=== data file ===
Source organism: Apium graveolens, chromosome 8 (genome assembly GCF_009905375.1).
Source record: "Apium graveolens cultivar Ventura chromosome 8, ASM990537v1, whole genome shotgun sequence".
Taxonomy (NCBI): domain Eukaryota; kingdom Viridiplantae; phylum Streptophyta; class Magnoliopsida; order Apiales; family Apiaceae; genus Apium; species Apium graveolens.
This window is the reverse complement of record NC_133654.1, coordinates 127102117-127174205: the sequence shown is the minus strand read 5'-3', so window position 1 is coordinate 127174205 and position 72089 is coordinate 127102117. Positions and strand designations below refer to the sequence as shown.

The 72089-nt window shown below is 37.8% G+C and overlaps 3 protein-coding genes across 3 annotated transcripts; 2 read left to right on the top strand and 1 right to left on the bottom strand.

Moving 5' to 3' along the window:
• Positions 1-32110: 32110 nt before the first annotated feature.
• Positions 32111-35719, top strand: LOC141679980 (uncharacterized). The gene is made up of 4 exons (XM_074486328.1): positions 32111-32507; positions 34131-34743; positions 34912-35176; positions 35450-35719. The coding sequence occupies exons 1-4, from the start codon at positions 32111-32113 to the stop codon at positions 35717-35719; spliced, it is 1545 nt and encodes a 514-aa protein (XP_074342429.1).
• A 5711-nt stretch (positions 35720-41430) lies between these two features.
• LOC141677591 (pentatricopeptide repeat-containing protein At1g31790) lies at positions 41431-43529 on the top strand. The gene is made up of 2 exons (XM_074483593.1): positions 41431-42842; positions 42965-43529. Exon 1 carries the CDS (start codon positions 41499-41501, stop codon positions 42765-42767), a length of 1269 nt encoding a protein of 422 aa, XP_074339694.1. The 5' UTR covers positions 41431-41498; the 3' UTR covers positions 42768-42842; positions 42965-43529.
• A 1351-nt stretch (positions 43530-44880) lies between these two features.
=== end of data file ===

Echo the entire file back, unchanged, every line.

Source organism: Apium graveolens, chromosome 8 (genome assembly GCF_009905375.1).
Source record: "Apium graveolens cultivar Ventura chromosome 8, ASM990537v1, whole genome shotgun sequence".
Taxonomy (NCBI): domain Eukaryota; kingdom Viridiplantae; phylum Streptophyta; class Magnoliopsida; order Apiales; family Apiaceae; genus Apium; species Apium graveolens.
This window is the reverse complement of record NC_133654.1, coordinates 127102117-127174205: the sequence shown is the minus strand read 5'-3', so window position 1 is coordinate 127174205 and position 72089 is coordinate 127102117. Positions and strand designations below refer to the sequence as shown.

The 72089-nt window shown below is 37.8% G+C and overlaps 3 protein-coding genes across 3 annotated transcripts; 2 read left to right on the top strand and 1 right to left on the bottom strand.

Moving 5' to 3' along the window:
• Positions 1-32110: 32110 nt before the first annotated feature.
• Positions 32111-35719, top strand: LOC141679980 (uncharacterized). The gene is made up of 4 exons (XM_074486328.1): positions 32111-32507; positions 34131-34743; positions 34912-35176; positions 35450-35719. The coding sequence occupies exons 1-4, from the start codon at positions 32111-32113 to the stop codon at positions 35717-35719; spliced, it is 1545 nt and encodes a 514-aa protein (XP_074342429.1).
• A 5711-nt stretch (positions 35720-41430) lies between these two features.
• LOC141677591 (pentatricopeptide repeat-containing protein At1g31790) lies at positions 41431-43529 on the top strand. The gene is made up of 2 exons (XM_074483593.1): positions 41431-42842; positions 42965-43529. Exon 1 carries the CDS (start codon positions 41499-41501, stop codon positions 42765-42767), a length of 1269 nt encoding a protein of 422 aa, XP_074339694.1. The 5' UTR covers positions 41431-41498; the 3' UTR covers positions 42768-42842; positions 42965-43529.
• A 1351-nt stretch (positions 43530-44880) lies between these two features.